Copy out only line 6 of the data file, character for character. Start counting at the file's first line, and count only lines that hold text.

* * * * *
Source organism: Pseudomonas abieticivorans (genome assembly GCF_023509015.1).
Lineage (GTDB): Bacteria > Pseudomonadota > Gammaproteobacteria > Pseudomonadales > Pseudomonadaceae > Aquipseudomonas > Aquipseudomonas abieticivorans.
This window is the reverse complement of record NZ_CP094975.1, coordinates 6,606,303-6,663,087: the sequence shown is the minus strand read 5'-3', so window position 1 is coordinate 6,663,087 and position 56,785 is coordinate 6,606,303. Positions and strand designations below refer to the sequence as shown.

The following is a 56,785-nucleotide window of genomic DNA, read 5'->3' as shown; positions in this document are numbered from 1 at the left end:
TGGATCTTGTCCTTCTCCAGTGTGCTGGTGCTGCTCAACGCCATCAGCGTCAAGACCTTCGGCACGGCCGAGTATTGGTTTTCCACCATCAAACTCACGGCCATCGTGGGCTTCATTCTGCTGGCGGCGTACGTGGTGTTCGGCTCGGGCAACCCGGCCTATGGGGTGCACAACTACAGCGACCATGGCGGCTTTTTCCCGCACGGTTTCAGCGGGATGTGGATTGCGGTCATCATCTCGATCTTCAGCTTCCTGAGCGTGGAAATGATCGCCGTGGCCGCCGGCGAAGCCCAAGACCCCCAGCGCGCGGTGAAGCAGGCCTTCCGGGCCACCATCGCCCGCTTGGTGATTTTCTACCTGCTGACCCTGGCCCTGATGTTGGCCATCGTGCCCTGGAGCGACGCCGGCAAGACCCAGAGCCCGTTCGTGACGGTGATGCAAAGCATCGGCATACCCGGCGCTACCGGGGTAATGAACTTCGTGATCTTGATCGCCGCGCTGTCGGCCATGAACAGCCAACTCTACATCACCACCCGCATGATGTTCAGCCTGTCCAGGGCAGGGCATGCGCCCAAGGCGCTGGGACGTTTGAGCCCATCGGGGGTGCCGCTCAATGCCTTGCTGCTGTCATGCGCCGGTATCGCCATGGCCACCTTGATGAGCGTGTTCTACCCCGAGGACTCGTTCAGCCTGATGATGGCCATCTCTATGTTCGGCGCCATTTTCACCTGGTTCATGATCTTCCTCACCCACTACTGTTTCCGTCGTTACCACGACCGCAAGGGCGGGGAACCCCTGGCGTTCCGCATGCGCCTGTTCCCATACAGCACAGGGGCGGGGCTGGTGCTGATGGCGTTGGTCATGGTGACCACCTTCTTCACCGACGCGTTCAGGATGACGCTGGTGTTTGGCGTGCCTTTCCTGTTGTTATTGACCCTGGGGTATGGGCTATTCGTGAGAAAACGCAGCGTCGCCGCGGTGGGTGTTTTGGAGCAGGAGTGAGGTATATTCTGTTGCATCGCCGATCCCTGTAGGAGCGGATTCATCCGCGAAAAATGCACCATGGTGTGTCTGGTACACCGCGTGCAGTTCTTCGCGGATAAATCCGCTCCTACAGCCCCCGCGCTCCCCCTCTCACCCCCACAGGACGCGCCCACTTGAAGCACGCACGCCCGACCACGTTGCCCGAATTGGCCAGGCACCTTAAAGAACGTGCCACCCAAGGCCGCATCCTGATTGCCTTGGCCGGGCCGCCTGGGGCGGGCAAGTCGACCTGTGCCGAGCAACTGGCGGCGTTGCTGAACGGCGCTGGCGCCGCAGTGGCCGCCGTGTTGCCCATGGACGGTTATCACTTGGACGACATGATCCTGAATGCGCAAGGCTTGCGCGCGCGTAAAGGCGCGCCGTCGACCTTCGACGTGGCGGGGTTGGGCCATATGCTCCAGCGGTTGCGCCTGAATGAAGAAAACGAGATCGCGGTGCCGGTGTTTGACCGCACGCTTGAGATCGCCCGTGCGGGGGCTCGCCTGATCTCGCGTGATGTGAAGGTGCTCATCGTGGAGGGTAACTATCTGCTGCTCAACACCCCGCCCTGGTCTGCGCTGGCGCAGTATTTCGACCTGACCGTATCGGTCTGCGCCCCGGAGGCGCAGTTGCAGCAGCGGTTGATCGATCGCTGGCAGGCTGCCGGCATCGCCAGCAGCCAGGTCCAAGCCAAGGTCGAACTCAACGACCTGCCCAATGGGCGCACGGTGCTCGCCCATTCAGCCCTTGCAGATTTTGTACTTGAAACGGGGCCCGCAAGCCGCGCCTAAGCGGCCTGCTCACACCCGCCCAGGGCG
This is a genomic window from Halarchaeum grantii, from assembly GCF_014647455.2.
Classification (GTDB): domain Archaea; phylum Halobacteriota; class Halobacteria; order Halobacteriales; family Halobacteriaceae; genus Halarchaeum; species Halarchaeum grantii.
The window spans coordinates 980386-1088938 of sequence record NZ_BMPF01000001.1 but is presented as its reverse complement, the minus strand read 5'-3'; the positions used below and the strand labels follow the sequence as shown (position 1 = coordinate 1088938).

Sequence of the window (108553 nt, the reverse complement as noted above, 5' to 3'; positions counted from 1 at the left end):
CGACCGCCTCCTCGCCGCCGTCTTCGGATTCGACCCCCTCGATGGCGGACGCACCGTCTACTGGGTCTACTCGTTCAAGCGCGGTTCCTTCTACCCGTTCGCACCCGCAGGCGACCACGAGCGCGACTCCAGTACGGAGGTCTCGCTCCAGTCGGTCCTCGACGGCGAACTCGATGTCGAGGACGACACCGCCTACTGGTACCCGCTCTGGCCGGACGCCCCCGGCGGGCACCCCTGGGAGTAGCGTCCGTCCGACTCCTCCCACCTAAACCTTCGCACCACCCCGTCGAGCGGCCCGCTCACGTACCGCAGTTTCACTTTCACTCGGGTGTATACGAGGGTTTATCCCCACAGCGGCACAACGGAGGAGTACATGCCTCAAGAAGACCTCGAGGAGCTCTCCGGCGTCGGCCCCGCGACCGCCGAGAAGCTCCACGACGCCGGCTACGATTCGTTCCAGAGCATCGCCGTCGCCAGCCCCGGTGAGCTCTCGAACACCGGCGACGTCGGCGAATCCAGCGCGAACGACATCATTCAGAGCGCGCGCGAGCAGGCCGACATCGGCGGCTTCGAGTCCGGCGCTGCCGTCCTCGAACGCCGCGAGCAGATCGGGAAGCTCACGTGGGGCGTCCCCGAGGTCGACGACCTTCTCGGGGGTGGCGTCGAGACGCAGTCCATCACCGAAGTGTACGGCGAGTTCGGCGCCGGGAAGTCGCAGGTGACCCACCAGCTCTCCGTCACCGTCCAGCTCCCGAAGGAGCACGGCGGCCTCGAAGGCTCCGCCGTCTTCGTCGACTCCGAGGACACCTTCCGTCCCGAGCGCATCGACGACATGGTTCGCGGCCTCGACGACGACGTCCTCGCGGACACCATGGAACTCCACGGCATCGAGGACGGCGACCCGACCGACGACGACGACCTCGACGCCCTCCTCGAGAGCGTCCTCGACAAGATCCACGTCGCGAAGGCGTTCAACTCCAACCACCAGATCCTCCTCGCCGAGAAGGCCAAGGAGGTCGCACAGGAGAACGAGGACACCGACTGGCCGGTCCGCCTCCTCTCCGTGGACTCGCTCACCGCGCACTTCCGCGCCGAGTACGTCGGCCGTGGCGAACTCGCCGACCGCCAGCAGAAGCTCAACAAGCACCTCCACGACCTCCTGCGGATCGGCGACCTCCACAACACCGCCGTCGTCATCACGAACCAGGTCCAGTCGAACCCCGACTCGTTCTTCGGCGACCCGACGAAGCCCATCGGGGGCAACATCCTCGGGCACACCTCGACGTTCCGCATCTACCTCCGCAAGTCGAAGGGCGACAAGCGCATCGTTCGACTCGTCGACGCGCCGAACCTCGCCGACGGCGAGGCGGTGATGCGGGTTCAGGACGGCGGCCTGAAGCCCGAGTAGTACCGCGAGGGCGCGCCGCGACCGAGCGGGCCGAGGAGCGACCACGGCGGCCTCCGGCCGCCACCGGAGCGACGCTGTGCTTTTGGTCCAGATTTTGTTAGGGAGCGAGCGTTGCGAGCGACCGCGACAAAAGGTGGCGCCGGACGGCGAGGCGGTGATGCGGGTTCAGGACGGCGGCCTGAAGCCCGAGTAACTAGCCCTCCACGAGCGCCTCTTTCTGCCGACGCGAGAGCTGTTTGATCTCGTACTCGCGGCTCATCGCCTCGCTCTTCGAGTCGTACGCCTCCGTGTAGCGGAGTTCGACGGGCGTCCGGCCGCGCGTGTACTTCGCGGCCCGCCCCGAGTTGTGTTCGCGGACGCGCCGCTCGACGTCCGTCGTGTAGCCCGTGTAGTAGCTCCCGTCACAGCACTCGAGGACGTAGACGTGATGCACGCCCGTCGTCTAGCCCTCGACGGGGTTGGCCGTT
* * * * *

This is a genomic window from Halarchaeum grantii, from assembly GCF_014647455.2.